The ambiguity of the word witch makes many people feel very uncomfortable and yet, that is what makes it amazing. This morning, I woke up to rather unconstructive commentary regarding how people feel about the concept that a man could be a witch. While historically speaking it has been a stereotyped word with the image of a woman taking central focus, I don’t think men were exempt. Why you choose the word will ultimately have more value to you than the word itself but that doesn’t mean the word choice won’t have an effect on others.
Now you may be reading this and nod in agreement or reading through just to see where it goes, it is important to say that feelings are relative, subjective and ultimately they relate to the person who is expressing them -they go hand in hand with those fantastic things called opinions. Does a man who refers to himself as a witch somehow impact people negatively? No, of course not. Will people verbalized their disagreement, opinions and most probably justifications for the choice concerning the life path of another -most certainly. I am grateful for all of these opinions and how very diverse they are -but they shouldn’t divide us completely.
Men are/can be witches. I don’t feel that is mutually exclusive to women only. The terminology might indicate where you focus or how you feel about magical practice. Of course, what follows is my personal perception/ideas only. Consider this lens for a moment: warlocks, for me, has always been a term for someone at odds with themselves magically speaking and are engaged in using magick for purposes of conflict in one manner or another. Sorcerer, Sorceress; a magickal focus without religious overtones. Magus or Magician evokes images of ceremonial work, high magick. The word witch conjures images of cooking, folk magic, animal spirits, ghosts, skeleton keys, knowledge of plants, dream working. Wizards are the thinkers, the analyzers, the contemplators. Meaning, those acts take primary focus prior to any magickal work (and may take precedence over magickal acts altogether.) Wizard shapes visualizations of the wise old hermit, the man in the tower with lots of books, the old wise man in a straw hat with a corn cob pipe (an old dream I had.) Ultimately, I perceive the wizard as focused on the development and mastery of the mind. Does that mean the witch doesn’t think clearly? Does that mean that all wizards are old men? That would be laughable! Of course not! In Wicca, men are considered not only Wiccan, but if they apply magic to their practices they are also witches. These images paint the associations that I have with the word, they tell me something about the person (and therein lies the challenge and source of some of the apparent conflict.) As people of varied experiences, we have differing lenses. If those lenses are overlayed with others -quite frankly they won’t always match. Suddenly, we find ourselves faced with a completely different idea about a label, idea, group etc. What makes it more of a challenge is that the labels themselves are simply not just the images and ideas that come to us. Often, they are a state of mind, a way of life, a matter of being and walking through life.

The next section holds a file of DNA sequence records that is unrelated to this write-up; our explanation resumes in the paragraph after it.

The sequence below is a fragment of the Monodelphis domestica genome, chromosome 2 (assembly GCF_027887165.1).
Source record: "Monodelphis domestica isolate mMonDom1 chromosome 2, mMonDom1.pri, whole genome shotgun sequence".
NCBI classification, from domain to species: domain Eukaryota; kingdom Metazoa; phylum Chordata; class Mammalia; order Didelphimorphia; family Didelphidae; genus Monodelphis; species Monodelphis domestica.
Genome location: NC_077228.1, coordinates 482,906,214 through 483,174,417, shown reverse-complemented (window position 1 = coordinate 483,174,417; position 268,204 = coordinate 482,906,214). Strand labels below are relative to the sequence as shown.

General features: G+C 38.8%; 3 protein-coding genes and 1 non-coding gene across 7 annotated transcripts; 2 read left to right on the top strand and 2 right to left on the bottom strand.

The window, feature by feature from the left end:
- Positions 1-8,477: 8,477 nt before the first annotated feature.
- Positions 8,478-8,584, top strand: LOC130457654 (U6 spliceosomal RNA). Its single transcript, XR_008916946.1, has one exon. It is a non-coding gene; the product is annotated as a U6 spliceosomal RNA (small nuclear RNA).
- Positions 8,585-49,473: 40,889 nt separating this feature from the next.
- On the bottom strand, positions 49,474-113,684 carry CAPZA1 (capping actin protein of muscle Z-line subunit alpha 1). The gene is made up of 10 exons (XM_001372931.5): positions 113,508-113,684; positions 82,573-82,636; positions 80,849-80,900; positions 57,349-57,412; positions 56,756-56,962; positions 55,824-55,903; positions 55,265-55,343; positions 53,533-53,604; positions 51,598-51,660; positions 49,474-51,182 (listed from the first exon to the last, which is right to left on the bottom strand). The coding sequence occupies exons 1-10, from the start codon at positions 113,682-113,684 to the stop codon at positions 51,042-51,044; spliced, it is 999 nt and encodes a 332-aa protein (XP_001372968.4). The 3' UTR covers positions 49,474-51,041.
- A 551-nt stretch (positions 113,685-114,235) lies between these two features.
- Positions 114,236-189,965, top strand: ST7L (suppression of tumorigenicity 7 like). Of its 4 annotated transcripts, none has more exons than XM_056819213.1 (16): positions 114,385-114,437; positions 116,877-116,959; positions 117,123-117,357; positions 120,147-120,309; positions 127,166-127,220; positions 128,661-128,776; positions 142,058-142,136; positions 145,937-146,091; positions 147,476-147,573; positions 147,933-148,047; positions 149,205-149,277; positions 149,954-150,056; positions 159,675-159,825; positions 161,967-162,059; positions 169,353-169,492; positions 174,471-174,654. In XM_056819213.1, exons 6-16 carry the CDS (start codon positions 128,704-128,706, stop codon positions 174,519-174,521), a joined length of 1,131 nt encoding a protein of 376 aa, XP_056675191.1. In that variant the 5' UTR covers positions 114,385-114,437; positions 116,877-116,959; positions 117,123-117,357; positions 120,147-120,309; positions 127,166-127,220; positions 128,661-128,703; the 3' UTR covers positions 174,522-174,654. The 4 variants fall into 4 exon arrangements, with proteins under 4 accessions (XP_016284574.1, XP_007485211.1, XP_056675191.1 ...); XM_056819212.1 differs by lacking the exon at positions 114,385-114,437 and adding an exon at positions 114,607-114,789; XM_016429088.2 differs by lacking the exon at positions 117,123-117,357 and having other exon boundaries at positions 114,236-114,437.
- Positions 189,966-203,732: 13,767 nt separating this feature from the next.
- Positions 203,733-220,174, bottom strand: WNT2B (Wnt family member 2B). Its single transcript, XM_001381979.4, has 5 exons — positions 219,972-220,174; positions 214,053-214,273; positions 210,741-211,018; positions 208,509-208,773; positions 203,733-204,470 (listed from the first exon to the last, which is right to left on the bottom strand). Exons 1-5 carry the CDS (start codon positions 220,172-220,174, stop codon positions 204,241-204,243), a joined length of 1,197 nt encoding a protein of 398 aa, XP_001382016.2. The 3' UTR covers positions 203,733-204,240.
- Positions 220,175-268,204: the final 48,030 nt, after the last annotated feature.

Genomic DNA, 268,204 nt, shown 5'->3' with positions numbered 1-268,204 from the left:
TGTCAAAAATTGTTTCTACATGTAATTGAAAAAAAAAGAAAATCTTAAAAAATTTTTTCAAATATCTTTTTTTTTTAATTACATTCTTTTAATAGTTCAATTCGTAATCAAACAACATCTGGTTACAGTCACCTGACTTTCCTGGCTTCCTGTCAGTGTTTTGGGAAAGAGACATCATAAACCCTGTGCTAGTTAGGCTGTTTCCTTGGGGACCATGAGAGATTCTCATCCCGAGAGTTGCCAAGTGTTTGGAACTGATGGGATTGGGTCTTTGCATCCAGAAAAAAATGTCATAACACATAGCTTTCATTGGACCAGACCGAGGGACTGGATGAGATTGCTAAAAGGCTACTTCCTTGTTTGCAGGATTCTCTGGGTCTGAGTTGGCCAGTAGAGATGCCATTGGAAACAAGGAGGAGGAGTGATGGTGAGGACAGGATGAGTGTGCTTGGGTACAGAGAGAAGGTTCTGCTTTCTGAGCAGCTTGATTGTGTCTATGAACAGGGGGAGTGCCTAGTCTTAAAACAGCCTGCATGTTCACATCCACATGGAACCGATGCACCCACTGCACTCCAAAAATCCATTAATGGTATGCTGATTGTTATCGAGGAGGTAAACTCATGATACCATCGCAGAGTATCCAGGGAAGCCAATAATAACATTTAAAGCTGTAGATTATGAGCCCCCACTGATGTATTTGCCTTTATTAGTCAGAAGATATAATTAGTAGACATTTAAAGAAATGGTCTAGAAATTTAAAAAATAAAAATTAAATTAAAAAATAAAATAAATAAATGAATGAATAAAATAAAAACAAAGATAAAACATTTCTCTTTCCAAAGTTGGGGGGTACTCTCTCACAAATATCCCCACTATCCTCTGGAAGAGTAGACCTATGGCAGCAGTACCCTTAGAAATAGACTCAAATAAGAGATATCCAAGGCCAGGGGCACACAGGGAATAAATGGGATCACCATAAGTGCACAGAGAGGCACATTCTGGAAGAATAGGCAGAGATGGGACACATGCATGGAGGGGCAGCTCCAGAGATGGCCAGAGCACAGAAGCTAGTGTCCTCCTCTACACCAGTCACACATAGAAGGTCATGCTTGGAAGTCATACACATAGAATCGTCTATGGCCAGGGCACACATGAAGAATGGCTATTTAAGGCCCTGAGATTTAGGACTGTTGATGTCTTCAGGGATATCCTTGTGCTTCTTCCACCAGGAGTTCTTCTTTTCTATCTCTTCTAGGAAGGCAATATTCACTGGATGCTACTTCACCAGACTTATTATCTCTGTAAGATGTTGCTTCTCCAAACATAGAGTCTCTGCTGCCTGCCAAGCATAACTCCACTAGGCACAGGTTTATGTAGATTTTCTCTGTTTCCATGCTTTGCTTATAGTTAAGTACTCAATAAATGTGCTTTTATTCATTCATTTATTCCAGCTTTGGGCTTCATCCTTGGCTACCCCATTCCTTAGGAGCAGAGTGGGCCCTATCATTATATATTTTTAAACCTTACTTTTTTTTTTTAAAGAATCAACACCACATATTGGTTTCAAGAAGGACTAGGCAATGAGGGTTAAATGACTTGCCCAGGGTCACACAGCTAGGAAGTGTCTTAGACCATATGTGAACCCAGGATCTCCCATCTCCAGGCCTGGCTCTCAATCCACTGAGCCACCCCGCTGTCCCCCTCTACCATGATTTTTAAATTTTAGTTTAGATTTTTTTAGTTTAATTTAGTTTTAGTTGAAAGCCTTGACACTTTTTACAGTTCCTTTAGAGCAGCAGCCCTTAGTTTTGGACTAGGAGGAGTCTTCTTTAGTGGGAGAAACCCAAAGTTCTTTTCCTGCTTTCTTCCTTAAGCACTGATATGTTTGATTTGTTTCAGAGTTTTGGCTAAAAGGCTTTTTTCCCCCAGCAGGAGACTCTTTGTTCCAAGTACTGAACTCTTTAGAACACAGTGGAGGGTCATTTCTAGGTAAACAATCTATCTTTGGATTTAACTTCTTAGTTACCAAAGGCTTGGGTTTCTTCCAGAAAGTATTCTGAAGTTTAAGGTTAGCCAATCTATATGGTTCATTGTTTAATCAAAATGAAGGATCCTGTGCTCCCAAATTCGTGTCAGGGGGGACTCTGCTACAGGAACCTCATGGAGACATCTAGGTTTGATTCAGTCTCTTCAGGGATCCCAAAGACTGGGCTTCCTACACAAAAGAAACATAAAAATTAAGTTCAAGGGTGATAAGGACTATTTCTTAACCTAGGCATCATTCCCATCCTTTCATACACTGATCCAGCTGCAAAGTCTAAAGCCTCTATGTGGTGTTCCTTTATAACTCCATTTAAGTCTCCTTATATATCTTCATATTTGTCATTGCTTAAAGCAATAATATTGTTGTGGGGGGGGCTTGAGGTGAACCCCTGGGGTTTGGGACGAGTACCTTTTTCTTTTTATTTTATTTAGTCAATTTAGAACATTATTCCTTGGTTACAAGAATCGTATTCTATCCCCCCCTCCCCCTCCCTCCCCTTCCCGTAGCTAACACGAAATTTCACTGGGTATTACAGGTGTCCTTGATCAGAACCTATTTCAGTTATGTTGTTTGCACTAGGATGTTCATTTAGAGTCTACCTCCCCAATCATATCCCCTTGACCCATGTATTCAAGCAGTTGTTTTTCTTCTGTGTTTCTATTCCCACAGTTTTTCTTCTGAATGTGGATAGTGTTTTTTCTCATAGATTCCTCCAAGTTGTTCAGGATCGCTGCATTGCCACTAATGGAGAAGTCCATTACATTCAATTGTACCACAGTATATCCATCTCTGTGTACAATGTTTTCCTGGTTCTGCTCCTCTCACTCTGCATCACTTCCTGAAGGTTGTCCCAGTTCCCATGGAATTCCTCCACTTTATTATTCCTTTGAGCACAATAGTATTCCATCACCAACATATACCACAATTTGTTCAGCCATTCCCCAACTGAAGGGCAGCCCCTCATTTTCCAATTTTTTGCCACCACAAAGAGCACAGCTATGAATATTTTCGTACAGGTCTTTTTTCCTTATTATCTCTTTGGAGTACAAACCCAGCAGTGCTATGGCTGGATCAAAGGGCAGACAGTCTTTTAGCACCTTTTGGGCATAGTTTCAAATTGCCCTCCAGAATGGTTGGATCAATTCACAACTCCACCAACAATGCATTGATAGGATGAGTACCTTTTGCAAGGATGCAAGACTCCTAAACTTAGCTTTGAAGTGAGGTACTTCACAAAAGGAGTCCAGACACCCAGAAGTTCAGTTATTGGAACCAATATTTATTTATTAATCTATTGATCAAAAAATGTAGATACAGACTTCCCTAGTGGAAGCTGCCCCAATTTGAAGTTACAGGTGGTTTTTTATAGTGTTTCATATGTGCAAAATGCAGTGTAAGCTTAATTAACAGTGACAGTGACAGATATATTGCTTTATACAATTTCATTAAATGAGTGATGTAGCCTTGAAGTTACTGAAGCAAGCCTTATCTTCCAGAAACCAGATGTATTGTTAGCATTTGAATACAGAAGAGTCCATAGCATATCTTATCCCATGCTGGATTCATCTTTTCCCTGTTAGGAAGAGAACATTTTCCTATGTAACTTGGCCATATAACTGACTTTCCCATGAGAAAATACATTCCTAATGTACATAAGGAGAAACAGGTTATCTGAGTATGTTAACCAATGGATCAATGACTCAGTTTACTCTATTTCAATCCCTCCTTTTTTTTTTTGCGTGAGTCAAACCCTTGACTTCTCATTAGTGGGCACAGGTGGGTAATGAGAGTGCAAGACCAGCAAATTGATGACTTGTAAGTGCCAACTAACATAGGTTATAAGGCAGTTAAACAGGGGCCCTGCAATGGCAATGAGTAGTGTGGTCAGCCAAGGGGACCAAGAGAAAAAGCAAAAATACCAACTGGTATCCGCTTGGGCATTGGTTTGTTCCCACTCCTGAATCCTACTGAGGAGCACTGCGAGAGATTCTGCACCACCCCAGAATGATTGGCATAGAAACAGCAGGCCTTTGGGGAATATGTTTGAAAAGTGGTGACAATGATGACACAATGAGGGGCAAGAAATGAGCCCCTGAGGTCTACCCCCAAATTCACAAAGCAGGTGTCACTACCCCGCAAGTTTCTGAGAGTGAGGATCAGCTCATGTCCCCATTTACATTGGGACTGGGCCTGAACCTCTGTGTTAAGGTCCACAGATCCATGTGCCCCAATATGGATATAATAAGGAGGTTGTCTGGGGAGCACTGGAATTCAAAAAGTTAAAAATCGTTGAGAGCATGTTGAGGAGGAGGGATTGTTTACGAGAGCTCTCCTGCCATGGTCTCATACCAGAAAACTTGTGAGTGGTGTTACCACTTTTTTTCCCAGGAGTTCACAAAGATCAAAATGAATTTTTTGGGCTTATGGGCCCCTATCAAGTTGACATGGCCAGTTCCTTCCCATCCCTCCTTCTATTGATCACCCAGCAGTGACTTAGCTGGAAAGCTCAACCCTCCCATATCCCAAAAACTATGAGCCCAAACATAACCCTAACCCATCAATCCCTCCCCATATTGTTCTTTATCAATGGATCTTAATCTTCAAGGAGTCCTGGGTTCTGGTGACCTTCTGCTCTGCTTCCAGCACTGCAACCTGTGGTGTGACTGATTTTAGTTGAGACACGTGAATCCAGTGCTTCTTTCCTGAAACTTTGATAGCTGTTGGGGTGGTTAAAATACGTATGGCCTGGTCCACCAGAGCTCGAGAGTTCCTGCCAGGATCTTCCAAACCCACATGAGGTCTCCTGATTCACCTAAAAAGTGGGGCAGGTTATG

Don’t choose to adhere to one lens alone, be willing to consider the very varied opinions and ideas that exist. The advantage is that it broadens the experience of the individual and promotes concepts such as inclusiveness, and diversity for a very beautifully colored community. The witch is a powerful symbol -that challenges norms, that sees the magic in the mundane and that is willing to stand defiantly in the face of adversity -but there is always more to a word. So to the men out there walking magical and/or religious paths, who feel aligned with the term “witch,” remember you have no need to justify how you feel and that you shouldn’t feel threatened to either voice your opinion in positive/constructive ways or simply stand tall and walk your path.